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Health equity and access

Supporting new bipartisan legislation to strengthen parity compliance

APA Services worked with policymakers to draft legislation that ensures health plans act in accordance with federal mental and behavioral health services coverage protections.

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American Psychological Association. (2022, July 28). Supporting new bipartisan legislation to strengthen parity compliance.

Psychologist meeting with client

APA’s Deputy Chief Executive Officer Jaime “Jim” Diaz-Granados, PhD, voiced support for the introduction of the Behavioral Health Coverage Transparency Act of 2022 (S.4616/H.R. 8512), sponsored by Sen. Elizabeth Warren (D-MA) and Rep. Katie Porter (D-CA) saying, “APA believes that the bill’s focus on metrics for the key issues of network adequacy, reimbursement parity, and denial rates will provide crucial data to address these remaining issues under the law.”

More than a decade after Congress enacted legislation to prohibit health plans from using discriminatory policies and practices to limit their enrollees’ coverage of mental and behavioral health services, plans are still finding ways to set those limits. A 2019 study by Milliman found that patients are more than five times as likely to go out-of-network for behavioral health visits than for medical or surgical care. The U.S. Department of Labor and other enforcement agencies are increasingly focusing on health plan practices that tightly restrict mental health specialist provider networks or pay lower rates for mental health services compared with other specialty services.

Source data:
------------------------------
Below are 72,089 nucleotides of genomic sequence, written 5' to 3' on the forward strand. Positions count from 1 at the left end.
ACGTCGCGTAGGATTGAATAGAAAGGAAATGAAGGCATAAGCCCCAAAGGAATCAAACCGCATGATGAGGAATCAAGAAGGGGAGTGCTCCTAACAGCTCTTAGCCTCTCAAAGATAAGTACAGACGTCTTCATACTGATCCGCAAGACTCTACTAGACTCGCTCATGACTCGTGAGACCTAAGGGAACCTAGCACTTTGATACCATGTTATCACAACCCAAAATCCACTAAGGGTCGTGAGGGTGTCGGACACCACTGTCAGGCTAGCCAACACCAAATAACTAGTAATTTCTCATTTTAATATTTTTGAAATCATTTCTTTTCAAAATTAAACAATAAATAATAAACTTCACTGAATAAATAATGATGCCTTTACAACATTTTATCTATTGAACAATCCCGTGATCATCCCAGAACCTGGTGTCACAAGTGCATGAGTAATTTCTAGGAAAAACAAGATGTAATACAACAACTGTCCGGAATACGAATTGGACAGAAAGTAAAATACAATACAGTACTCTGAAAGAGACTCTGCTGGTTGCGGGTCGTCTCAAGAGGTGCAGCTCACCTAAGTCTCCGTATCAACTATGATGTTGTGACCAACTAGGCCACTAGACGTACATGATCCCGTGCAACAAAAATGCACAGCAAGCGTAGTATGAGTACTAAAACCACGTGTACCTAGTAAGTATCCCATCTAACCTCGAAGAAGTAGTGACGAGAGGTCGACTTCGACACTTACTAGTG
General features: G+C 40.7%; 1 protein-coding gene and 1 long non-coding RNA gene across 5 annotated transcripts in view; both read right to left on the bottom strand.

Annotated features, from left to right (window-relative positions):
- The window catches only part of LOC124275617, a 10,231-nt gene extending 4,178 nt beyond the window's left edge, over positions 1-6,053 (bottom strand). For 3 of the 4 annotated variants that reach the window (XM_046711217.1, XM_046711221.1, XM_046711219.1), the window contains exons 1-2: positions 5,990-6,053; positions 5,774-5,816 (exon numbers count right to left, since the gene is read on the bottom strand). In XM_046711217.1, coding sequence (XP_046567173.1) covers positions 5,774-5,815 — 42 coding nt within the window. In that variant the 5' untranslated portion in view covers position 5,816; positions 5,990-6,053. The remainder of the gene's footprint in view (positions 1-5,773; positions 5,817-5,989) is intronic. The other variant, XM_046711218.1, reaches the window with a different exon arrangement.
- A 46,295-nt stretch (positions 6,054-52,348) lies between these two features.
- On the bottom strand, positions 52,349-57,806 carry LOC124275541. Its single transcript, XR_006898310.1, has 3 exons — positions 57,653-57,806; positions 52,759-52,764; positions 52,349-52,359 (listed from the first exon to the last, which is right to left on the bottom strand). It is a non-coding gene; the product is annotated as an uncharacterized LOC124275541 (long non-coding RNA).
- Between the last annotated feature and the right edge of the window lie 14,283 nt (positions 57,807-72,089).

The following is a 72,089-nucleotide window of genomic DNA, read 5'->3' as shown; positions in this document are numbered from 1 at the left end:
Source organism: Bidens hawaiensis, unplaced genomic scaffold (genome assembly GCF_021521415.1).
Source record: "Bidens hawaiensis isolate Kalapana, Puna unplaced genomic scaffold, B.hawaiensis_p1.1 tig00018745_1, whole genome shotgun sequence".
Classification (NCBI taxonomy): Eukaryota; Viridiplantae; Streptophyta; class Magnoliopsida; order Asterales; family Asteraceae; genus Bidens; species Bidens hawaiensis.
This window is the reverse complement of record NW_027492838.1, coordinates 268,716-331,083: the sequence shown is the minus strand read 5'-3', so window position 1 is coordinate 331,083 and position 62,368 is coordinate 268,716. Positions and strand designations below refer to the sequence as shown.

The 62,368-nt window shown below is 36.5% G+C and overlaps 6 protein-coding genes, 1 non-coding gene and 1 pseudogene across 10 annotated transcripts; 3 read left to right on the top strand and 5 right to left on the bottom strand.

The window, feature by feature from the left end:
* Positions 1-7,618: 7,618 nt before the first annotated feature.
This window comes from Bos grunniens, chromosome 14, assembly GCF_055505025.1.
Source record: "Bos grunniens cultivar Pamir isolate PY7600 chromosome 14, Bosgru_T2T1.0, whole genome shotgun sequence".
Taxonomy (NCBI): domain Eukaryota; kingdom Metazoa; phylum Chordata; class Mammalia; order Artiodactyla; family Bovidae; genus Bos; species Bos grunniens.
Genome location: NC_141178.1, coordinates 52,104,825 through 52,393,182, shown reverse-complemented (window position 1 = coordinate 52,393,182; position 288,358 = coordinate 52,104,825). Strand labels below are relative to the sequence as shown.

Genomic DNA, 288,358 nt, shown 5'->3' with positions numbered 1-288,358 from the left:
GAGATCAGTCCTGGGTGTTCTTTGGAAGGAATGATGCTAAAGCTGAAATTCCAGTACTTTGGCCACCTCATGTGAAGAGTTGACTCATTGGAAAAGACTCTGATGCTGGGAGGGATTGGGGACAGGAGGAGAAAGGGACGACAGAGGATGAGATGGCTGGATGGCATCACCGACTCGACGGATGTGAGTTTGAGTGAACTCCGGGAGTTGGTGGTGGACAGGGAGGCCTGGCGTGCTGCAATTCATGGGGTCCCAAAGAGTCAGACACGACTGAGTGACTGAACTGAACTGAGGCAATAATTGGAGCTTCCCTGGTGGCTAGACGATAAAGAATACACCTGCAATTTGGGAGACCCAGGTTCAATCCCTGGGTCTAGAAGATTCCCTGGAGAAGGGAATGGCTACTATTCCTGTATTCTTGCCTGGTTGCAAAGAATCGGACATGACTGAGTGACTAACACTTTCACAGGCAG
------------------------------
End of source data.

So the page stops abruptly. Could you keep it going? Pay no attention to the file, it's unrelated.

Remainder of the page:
In response to the need for mental health parity enforcement and compliance, Warren and Porter, along with Rep. Brian Fitzpatrick (R-PA), Rep. Tony Cardenas (D-CA), and colleagues introduced the Behavioral Health Coverage Transparency Act of 2022. APA Services worked with Sen. Warren and Reps. Porter and Cardenas in drafting the legislation, which would:

  • require insurance plans and third-party administrators to submit annual reports disclosing metrics regarding denial rates, reimbursement rates, and network adequacy for more meaningful reviews; 
  • require federal agencies to review at least 100 health insurance plans per year, including 40 randomized audits, to assess compliance;
  • protect patients by creating a central online portal so that patients can easily access information about their parity rights, how insurers make parity decisions, the results of audits, and how to submit complaints; and
  • support consumers by awarding grants to establish, expand, or provide support for offices of health insurance consumer assistance and health insurance ombudsman programs.

Read a section-by-section summary of the legislation (PDF, 192KB).

The association urges you to reach out to your members of Congress to encourage them to cosponsor this important legislation (S. 4616 / H.R. 8512).

For more information, contact Julio C. Abreu.